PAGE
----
The GeeksverseLeaving Proof 134 | Conan, Vol. 12: Throne of Aquilonia hardcover review

Leaving Proof 134 | Conan, Vol. 12: Throne of Aquilonia hardcover review
Published on Wednesday, July 18, 2012 by

Writer Roy Thomas revisits the characters he famously adapted and first introduced to comics over forty years ago in Dark Horse Books’  Conan, Vol. 12 hardcover. Does it mark a triumphant return for the godfather of Conan comics? Read the full review to find out!

Key Review Points

Pros:

  • Roy Thomas does not disappoint in his return to writing Conan.
  • Solid art.

Cons:

  • Not an ideal jumping-on point for readers new to Dark Horse Comics’ Conan series.
  • Additions to the Conan canon may irk the more pedantic Robert E. Howard fans.

Publication Details

  • Publisher: Dark Horse Books (a division of Dark Horse Comics)
  • Publication Date: August 2012
  • Writer: Roy Thomas
  • Pencilers: Mike Hawthorne (Chapters 1, 2, 5, 6) and Dan Panosian (Chapters 3, 4)
  • Inkers: John Lucas (Chapters 1, 2, 5, 6) and Dan Panosian (Chapters 3, 4)
  • Colorist: Dan Jackson
  • Letterers: Richard Starkings and Comicraft’s Jimmy Betancourt
  • Cover and Chapter-Break Artist: Aleksi Briclot
  • Conan created by: Robert E. Howard
  • Format: 152 page full-color hardcover; collects Conan: Road of Kings #7–12, originally published by Dark Horse Comics in 2011 and 2012.
  • List Price: $24.99 US (digital review copy provided free-of-charge by the publisher)
  • Availability: On sale on 01 August, 2012

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Full Review

Read This Before Proceeding Further: I’ve written an overview of Dark Horse’s current Conan series, and if you’re unfamiliar with what the publisher is doing with Robert E. Howard’s signature character these days, I suggest giving that brief piece a quick once-over, as it will help put into context my opinions about this most recent collected edition.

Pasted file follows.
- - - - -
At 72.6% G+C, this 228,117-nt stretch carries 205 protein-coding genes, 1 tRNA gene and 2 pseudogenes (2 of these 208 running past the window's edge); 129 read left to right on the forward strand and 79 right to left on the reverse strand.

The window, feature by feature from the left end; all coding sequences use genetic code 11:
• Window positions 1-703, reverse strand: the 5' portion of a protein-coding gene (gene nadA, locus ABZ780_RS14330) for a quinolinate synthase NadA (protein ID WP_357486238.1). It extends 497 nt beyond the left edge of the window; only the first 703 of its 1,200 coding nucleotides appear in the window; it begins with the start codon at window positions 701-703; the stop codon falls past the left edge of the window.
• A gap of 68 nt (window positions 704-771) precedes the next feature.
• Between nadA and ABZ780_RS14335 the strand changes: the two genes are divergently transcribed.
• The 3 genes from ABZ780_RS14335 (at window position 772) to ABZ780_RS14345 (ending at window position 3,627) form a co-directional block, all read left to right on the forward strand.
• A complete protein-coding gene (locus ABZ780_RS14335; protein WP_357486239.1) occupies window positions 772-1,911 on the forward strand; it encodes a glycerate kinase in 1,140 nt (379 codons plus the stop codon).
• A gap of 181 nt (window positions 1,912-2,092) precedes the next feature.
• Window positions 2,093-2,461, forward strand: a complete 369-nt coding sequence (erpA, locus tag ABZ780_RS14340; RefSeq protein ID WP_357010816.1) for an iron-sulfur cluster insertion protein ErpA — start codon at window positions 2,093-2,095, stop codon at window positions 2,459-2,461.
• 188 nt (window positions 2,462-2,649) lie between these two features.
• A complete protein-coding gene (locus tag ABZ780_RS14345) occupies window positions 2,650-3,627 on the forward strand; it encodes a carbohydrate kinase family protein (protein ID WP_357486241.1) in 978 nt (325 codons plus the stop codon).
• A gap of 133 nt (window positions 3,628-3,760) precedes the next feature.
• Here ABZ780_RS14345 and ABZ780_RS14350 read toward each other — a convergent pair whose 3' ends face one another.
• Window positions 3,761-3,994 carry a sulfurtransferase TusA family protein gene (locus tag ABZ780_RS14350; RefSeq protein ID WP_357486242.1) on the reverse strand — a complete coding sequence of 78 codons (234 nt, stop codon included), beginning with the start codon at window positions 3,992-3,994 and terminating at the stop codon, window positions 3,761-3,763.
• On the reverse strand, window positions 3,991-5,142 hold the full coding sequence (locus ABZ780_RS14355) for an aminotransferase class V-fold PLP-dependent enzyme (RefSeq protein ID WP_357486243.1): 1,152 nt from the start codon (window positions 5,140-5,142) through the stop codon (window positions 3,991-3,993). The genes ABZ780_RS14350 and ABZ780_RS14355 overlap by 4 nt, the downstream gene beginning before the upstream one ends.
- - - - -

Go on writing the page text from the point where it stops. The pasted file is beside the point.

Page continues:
Conan creator Robert E. Howard wrote his Conan stories in non-sequential order, skipping months and years back and forth through time to present major events in the barbarian’s life, leaving some sizable intervals in the character’s overarching biographical narrative that he meant to fill in later. Howard’s death by suicide in 1936 obviously precluded that from happening, and over the years, a small writing industry dedicated to populating the spaces between Howard’s original tales with new stories has emerged, with mixed results.

There is a significant gap in continuity between the Howard stories “Iron Shadows in the Moon” (a.k.a. “Shadows in the Moonlight”) and “Queen of the Black Coast.” The former tale (published April 1934) ends with Conan absconding from Turan with a princess-sold-into-slavery named Olivia while the latter story (published May 1934) finds the now-lone Cimmerian beginning a career as a pirate in Argos, thousands of kilometers and apparently many months—perhaps even years—removed from the events of “Iron Shadows in the Moon.” The Roy Thomas-penned  Conan, Vol. 11: Road of Kings and Conan, Vol. 12: Throne of Aquilonia are attempts to fill in that gap.